The Prime Minister cannot answer a simple question on how she would vote in another EU referendum as she is "hamstrung" by the loss of her parliamentary majority and a "divided party of right wing Brexiteers", the SNP's Westminster group leader has claimed.

Ian Blackford argued Theresa May had not been "straightforward" about how she would vote as he challenged her on the issue during Prime Minister's Questions.

Mrs May hit back, responding there is no second EU referendum.

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His comments came as Mrs May earlier refused to say she would back Brexit if the referendum on quitting the European Union was held now.

In a move likely to anger Tory Brexiteers, the Prime Minister, who backed Remain, repeatedly side-stepped questions over which camp she would be in during a radio interview yesterday.

Mr Blackford, the MP for Ross, Skye and Lochaber, asked: "If there was another EU referendum now, I know I would vote to Remain. Why hasn't the Prime Minister been straightforward about how she would vote?"

The Prime Minister replied: "There is no second referendum. The people of the UK voted and we will be leaving the EU in March 2019."

Read more: May insists on March 2019 Brexit date amid extension concerns

Mr Blackford said: "The Prime Minister can't answer a simple question... The reason the Prime Minister can't answer a simple question is because she's hamstrung by the parliamentary majority and a divided party of right-wing Brexiteers.

"This morning, Chancellor Philip Hammond admitted a cloud of uncertainty is hanging over the UK economy. The SNP is the only party in this House which is united on this issue.

"We know that crashing out of the single market and the customs union will cost 80,000 jobs in Scotland and £2,000 per person.

"Now is the time for leadership. Will the Prime Minister come off the fence and recognise that if we're to save this economy, we need to stay in the single market and the customs union?"

Mrs May said: "Now is the time for the SNP leadership to accept that to save jobs in Scotland they need Scotland to remain part of the UK."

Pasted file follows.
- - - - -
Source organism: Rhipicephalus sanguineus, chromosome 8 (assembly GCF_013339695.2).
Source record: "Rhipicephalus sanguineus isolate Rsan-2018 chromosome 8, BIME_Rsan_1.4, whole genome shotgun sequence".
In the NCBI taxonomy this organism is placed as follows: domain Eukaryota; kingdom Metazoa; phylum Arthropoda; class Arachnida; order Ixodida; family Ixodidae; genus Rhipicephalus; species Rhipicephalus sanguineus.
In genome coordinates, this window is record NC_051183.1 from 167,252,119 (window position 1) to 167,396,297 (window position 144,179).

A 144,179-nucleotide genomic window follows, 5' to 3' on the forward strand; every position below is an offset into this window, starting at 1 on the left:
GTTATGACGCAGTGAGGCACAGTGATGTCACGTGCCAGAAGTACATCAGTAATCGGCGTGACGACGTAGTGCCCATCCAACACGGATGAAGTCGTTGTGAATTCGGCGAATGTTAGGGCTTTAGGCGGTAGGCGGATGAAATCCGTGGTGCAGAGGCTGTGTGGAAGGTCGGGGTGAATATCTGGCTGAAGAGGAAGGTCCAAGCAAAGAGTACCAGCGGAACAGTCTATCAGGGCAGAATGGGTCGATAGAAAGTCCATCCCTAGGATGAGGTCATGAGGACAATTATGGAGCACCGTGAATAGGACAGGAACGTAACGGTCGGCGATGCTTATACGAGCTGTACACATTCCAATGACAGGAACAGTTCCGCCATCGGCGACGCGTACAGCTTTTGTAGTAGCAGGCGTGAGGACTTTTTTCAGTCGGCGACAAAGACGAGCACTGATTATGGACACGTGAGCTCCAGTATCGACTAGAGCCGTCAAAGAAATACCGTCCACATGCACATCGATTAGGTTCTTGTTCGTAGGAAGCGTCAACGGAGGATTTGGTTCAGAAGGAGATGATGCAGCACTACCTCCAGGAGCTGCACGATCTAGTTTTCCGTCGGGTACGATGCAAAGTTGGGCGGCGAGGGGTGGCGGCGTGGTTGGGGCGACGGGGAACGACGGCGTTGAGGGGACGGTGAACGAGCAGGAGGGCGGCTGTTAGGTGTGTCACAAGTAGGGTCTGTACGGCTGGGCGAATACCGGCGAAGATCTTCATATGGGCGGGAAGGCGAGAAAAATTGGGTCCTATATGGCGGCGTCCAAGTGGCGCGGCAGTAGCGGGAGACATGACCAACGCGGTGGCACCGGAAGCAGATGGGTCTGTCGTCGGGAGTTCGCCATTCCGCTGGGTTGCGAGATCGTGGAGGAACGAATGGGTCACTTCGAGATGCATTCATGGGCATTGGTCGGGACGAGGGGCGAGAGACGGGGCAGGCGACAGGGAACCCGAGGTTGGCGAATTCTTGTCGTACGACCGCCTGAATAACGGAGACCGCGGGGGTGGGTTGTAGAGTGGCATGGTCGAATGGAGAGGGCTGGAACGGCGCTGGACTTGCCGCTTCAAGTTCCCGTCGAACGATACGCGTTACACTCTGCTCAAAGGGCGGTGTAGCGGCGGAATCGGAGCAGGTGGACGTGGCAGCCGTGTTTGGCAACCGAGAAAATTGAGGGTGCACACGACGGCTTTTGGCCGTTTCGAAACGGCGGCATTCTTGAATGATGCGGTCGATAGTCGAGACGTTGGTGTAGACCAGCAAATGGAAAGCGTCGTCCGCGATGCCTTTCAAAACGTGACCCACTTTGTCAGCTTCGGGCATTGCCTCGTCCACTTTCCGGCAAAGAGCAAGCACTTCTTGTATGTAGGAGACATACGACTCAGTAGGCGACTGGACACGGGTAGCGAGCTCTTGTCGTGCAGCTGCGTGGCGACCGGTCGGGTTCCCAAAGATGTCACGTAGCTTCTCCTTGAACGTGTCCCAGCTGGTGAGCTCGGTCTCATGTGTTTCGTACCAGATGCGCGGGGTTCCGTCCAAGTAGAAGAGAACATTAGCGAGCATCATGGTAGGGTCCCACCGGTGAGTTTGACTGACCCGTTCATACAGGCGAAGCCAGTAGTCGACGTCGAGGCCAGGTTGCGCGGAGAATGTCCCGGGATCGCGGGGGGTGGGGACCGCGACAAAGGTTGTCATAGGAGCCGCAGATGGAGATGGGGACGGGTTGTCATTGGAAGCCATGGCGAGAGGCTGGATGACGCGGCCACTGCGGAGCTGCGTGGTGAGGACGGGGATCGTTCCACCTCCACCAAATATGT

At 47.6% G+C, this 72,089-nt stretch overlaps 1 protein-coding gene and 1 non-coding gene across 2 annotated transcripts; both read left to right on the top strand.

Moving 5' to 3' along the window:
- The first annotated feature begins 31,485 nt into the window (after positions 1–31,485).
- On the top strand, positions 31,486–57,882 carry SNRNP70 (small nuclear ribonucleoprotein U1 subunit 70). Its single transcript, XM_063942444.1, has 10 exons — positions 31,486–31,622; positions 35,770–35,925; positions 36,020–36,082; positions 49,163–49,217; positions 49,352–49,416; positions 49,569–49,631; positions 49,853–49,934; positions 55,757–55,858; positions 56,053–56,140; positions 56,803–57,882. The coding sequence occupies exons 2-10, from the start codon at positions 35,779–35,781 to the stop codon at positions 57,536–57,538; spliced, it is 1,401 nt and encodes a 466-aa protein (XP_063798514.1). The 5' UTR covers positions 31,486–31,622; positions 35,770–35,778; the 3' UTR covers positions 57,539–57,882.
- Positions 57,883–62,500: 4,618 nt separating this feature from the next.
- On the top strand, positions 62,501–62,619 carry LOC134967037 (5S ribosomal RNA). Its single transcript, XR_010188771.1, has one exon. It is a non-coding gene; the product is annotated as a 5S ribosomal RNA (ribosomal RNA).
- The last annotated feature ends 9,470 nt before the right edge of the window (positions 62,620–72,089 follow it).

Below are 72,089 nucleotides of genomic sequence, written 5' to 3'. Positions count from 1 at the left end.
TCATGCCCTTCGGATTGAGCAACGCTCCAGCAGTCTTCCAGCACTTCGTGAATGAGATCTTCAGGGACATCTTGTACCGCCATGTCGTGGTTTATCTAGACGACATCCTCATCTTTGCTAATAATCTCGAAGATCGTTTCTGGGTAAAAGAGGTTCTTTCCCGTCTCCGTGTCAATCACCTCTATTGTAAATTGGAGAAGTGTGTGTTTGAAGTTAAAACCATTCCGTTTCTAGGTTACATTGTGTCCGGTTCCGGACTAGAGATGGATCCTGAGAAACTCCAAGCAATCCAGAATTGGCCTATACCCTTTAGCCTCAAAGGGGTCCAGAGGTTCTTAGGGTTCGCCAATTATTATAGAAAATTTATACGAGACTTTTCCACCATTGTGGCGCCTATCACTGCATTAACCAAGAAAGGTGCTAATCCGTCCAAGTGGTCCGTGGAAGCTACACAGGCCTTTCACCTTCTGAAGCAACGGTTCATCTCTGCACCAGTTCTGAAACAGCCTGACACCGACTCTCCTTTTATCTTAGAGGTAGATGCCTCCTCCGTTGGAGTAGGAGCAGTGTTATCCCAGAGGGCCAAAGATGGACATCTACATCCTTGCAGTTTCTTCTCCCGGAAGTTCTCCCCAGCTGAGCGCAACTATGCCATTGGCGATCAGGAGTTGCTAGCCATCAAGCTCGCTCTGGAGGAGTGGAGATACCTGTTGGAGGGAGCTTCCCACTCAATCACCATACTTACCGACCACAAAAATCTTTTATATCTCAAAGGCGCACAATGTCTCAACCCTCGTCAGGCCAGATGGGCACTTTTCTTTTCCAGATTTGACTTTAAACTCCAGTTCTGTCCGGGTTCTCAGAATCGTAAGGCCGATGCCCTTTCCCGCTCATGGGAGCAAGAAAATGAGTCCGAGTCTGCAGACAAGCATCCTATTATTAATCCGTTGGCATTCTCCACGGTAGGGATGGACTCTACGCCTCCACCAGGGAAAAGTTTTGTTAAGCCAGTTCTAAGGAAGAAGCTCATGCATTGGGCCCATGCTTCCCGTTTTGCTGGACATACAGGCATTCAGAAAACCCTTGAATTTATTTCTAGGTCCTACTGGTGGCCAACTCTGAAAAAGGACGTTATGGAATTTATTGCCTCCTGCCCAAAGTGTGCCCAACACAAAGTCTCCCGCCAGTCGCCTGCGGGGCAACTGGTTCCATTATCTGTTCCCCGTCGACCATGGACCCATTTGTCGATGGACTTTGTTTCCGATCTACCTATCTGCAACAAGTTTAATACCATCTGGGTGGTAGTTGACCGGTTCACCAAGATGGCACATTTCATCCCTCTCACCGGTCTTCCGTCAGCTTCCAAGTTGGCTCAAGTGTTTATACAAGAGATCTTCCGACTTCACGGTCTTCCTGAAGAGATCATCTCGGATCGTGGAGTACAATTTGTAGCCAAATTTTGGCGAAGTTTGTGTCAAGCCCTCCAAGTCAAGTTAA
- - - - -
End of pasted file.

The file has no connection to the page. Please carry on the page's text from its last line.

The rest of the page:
On LBC, Mrs May insisted she was being "open and honest" when she could not give an answer.

Asked if she had changed her mind about how to vote, she replied: "I don't answer hypothetical questions.

"I voted Remain for good reasons at the time, but circumstances move on."

Mrs May said that on citizens' rights "we're very close to agreement", adding "we want EU citizens to stay here in the UK because we value the contribution they're making".

Her comments came after Labour's Karen Buck (Westminster North) asked the Prime Minister about the issue at PMQs.

She said: "In her radio interview yesterday, the Prime Minister was pressed three times on what would be the position of EU nationals in the event of no deal.

"She was unable to answer, suggesting this was a technical issue - but people do not live technical lives, they live in relationships, in jobs and in their children's schools.

"With the clock ticking and the possibility of 'no deal' Brexit looming nearer, can she reassure the 10,000-plus of my constituents who are EU residents exactly what their rights will be if there is no deal?"

Mrs May replied: "We value the contribution that EU citizens have made in this country and we want them to stay, that's why we made citizens' rights one of the key issues, one the early issues that is being discussed in the negotiations that are currently taking place.

"Of course if there is a no deal - and we are working to ensure we get a good deal - if there is no deal, then obviously we will have to have arrangements with other members states about not just EU citizens here, but about UK citizens in those member states, but what we're working for is to get the best deal for the UK.

"On citizens rights' we're very close to agreement, we want EU citizens to stay here in the UK because we value the contribution they're making."